Before the Miracle of Richfield, before his name hung in the rafters at The Q, Joe Tait worked for WRAM, "The Pride of Prime Beef Country," a daytime-only Monmouth, Ill., radio station that once ran a promotion in which a lucky listener won an on-air breakfast with the mayor. "We cooked the breakfast and broadcast right from the kitchen," the legendary Cleveland sports broadcaster recalls in the pages of Joe Tait: It's Been a Real Ball (Gray & Co., $15.95). Written by The Plain Dealer's Terry Pluto, the book is something Tait once vowed would never happen. It reaches back into his childhood, discusses his early days on radio and offers a play-by-play of his Hall of Fame career. "I was shocked and very pleasantly surprised when he called about doing it," says Pluto. "The best part of writing it was being able to put it in the context of Cleveland sports for the last 40 years."
The book reveals Tait as a young boy who broadcast imaginary baseball games from the privacy of his bedroom, drawing the disdain of a domineering father who sent him to a child psychologist. It follows him to Illinois' Monmouth College, where he had a fateful meeting with Bill Fitch, who would go on to be the Cavaliers' first coach, and recalls Tait's first NBA broadcast at the dungeonlike Cleveland Arena.
It also explores his tireless work ethic, which led to a broadcast job with the Indians too, where Tait was in the booth for Len Barker's perfect game as well as the infamous 10 Cent Beer Night. But Tait's legend is cemented in his calls of Cavs' games — from the first-year team that lost 27 of its first 28 games to the reign of LeBron James.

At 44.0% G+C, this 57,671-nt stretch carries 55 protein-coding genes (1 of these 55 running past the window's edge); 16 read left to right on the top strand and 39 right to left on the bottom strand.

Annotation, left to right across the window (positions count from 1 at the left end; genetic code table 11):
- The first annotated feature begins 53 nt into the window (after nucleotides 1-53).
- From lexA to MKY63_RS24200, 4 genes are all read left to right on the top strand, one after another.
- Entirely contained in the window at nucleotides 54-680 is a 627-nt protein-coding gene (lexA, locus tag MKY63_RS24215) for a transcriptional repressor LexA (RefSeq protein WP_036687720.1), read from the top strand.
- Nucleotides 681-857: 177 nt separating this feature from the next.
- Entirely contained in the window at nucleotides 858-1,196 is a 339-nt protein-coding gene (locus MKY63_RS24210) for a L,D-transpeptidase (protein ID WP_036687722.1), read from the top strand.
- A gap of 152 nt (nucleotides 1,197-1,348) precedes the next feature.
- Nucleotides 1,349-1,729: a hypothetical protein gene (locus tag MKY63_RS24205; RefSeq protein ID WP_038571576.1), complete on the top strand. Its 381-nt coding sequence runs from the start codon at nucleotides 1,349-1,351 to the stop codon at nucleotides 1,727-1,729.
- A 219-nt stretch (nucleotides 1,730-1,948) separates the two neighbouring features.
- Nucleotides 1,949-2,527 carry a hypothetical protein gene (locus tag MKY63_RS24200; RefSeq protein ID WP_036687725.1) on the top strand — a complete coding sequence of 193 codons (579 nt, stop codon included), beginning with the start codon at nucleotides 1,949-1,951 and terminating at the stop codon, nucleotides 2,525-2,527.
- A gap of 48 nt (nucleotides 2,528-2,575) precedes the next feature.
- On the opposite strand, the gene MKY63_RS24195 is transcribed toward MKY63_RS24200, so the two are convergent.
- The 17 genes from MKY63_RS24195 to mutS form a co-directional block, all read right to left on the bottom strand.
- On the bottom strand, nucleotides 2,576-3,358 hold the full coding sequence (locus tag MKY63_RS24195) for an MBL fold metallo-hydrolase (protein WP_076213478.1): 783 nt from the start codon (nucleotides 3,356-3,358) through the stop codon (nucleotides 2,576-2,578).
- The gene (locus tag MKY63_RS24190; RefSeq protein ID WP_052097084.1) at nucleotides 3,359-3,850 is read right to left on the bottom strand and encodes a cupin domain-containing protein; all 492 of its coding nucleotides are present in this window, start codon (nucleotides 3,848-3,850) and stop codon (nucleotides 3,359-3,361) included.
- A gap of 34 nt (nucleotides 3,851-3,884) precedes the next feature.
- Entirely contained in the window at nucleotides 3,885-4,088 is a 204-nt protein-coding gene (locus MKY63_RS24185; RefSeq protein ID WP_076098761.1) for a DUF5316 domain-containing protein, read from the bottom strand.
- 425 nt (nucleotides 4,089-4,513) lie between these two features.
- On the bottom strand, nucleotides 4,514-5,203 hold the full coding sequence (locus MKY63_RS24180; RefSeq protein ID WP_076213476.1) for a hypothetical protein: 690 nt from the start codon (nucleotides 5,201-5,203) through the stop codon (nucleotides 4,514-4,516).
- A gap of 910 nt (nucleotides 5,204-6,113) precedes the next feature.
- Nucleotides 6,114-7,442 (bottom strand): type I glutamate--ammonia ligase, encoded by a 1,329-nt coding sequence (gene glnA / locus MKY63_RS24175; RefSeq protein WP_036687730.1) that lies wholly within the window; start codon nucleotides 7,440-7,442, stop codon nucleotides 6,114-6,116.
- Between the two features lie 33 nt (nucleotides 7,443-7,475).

"The Miracle of Richfield team was fun because we had never won anything at all," says Tait, who talked to Cleveland Magazine about the book.
But that wasn't his favorite team. "You'll never find a greater group in one place than the [Mark] Price, [Brad] Daugherty, [Larry] Nance and [Craig] Ehlo teams. They were some of the finest human beings I have ever been around," he says. "In the LeBron James era, we slipped into the modern mode of professional basketball and elevated him to somewhere near the right hand of God. He wasn't a leader. ... A great player, but he needs someone to lead him."
When the NBA became "a cross between pro wrestling and the roller derby," he says, the thrill was gone, particularly after James' overhyped decision to play for Miami.
"That was an embarrassment to LeBron, the NBA and ESPN," Tait says. "Anybody who had their finger in that pie came away with a stinky finger."
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12:00 AM EST
November 17, 2011